Factories continue to discharge effluents into the sea

More than a year into its installation, the common effluent treatment plant (ETP) is yet to become operational. It was expected to treat the effluent discharged by the 15 fishmeal and oil industries in Kotepura, Ullal. The residents allege the industries have continued to discharge untreated effluents into the sea.

The ETP was inaugurated by the then Chairman of Karnataka State Pollution Control Board A.S. Sadashivaiah with pomp and fanfare. This ETP was initiated by the Fishmeal and Oil Manufacturers’ Association following complaints from residents about problems caused because of the discharge of untreated effluent into the sea. The district administration had ordered for closure of the industries if they did not install the plant.

This plant, which is claimed by the association as the second biggest common ETP in the State, was expected to handle 600 kilolitres of effluent a day. The association said they have spent Rs. 2.5 crore for the plant.

The residents said the plant has failed to take off. “Untreated effluent continues to be let out into the sea, more so in the night.

There are about three separate lines used by each industry to let out the discharge into the sea,’ said Imtiyaz, a local resident.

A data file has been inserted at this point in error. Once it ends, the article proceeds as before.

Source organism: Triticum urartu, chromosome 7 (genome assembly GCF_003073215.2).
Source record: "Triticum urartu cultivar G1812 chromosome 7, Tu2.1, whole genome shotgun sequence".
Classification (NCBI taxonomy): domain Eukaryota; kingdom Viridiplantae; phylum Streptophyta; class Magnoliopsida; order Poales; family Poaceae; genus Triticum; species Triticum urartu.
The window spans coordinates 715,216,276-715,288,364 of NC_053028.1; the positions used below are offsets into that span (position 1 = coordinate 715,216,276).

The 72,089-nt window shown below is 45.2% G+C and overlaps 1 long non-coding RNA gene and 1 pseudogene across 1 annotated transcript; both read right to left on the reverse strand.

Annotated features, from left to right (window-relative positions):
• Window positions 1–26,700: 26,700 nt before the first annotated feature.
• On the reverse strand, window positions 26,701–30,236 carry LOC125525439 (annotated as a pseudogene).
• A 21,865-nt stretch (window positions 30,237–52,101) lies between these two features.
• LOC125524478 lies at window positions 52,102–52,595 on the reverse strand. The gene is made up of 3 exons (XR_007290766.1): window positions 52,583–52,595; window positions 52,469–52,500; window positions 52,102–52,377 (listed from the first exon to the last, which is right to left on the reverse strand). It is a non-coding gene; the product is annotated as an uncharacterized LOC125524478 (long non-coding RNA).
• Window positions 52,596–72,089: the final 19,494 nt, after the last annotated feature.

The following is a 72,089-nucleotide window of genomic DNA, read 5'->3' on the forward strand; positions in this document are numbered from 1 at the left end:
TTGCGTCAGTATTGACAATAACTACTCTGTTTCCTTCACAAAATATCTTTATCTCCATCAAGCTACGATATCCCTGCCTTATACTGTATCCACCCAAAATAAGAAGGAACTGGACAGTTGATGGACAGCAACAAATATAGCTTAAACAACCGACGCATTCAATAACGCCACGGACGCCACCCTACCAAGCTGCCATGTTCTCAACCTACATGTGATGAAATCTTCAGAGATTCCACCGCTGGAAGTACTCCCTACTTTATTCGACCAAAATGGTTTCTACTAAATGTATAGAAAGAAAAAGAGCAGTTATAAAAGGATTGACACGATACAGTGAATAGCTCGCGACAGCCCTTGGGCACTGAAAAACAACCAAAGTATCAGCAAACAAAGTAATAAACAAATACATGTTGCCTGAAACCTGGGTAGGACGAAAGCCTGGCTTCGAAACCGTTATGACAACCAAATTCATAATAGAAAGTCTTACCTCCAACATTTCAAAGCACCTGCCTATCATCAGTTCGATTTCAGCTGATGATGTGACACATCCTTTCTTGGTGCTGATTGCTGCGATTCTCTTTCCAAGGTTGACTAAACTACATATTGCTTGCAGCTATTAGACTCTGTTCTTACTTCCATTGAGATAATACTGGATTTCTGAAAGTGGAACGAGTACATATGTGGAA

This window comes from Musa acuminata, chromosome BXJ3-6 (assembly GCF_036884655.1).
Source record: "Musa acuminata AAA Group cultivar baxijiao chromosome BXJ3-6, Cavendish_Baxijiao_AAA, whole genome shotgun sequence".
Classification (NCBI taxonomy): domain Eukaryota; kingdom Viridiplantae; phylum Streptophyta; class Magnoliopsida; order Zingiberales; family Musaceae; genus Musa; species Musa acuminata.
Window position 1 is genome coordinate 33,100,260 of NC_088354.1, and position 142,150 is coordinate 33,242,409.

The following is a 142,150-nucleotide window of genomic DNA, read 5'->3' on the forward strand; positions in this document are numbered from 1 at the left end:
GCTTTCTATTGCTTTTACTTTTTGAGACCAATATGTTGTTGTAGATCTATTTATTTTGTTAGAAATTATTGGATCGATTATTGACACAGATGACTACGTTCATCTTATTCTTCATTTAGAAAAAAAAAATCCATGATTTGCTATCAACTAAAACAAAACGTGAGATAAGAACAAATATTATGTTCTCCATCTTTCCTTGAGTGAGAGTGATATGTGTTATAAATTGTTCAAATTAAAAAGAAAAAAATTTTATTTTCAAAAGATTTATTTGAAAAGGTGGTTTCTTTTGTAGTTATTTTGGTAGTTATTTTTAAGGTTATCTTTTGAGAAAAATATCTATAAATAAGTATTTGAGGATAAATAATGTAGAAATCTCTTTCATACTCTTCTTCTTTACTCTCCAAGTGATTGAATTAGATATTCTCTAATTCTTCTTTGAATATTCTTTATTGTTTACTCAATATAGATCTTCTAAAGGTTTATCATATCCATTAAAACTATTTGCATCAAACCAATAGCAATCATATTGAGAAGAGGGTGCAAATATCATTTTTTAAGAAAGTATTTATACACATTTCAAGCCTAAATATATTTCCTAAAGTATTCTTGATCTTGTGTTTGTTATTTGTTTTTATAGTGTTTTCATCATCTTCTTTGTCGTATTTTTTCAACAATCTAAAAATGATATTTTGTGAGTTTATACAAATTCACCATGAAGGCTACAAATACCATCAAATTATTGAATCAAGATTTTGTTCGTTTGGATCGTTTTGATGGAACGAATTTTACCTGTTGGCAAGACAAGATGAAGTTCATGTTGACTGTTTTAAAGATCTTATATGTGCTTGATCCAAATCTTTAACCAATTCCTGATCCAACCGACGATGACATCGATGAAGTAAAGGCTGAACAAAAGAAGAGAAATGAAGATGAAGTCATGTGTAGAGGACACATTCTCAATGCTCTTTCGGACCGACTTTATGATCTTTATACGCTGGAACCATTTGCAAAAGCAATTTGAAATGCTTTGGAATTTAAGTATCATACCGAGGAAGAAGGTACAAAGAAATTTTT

Residents raised the issue at a meeting chaired by the Chairman of Karnataka State Minorities Commission Anwar Manippady held on September 10. During the meeting the KSPCB Environment Officer Lakshman said the ETP was not functioning at the time of inauguration because of incomplete construction/assembly of the ETP. Mr. Lakshman pointed that the ETP was yet to function as per standard norms prescribed by the KSPCB. Following the meeting and a visit to the area, Mr. Manippady ordered closure of the fish meal units till the ETP plant started functioning.

Assistant Commissioner M. Venkatesh said following Mr. Manippady’s direction action had been taken jointly by the KSPCB and Town Municipality to cut the pipelines through which untreated effluent was being discharged into the sea. He said a technical advisory committee has taken samples for examination of presence of hazardous chemicals. “If we find evidence of discharge of untreated effluent, action will certainly be taken,” he told The Hindu.

Confirming that the common ETP was not working to the required standard, Mr. Lakshman said changes were being made to tune up the plant. “Earlier there were multiple points of discharge of untreated effluents. As these lines are severed, the effluent now comes to the plant.

The problems will be dealt with at one point now,” he said. Mr. Lakshman said a new consultant was being appointed to monitor its working.

The association president Showkat Showry denied allegation that untreated effluents were being discharged into the sea.

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